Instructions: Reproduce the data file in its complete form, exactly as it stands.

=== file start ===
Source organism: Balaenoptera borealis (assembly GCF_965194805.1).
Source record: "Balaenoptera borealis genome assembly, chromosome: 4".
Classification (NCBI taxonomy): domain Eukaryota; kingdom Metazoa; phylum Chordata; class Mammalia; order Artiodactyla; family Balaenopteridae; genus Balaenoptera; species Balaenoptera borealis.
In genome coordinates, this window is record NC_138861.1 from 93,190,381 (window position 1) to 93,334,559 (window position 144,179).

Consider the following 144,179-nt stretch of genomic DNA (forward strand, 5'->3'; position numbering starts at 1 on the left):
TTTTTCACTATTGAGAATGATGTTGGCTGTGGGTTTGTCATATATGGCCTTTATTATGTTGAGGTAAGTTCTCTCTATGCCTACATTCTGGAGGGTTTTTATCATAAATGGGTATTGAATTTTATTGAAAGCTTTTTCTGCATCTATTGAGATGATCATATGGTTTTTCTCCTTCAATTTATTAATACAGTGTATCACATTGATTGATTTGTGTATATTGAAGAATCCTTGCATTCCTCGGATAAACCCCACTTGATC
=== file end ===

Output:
Source organism: Balaenoptera borealis (assembly GCF_965194805.1).
Source record: "Balaenoptera borealis genome assembly, chromosome: 4".
Classification (NCBI taxonomy): domain Eukaryota; kingdom Metazoa; phylum Chordata; class Mammalia; order Artiodactyla; family Balaenopteridae; genus Balaenoptera; species Balaenoptera borealis.
In genome coordinates, this window is record NC_138861.1 from 93,190,381 (window position 1) to 93,334,559 (window position 144,179).

Consider the following 144,179-nt stretch of genomic DNA (forward strand, 5'->3'; position numbering starts at 1 on the left):
TTTTTCACTATTGAGAATGATGTTGGCTGTGGGTTTGTCATATATGGCCTTTATTATGTTGAGGTAAGTTCTCTCTATGCCTACATTCTGGAGGGTTTTTATCATAAATGGGTATTGAATTTTATTGAAAGCTTTTTCTGCATCTATTGAGATGATCATATGGTTTTTCTCCTTCAATTTATTAATACAGTGTATCACATTGATTGATTTGTGTATATTGAAGAATCCTTGCATTCCTCGGATAAACCCCACTTGATC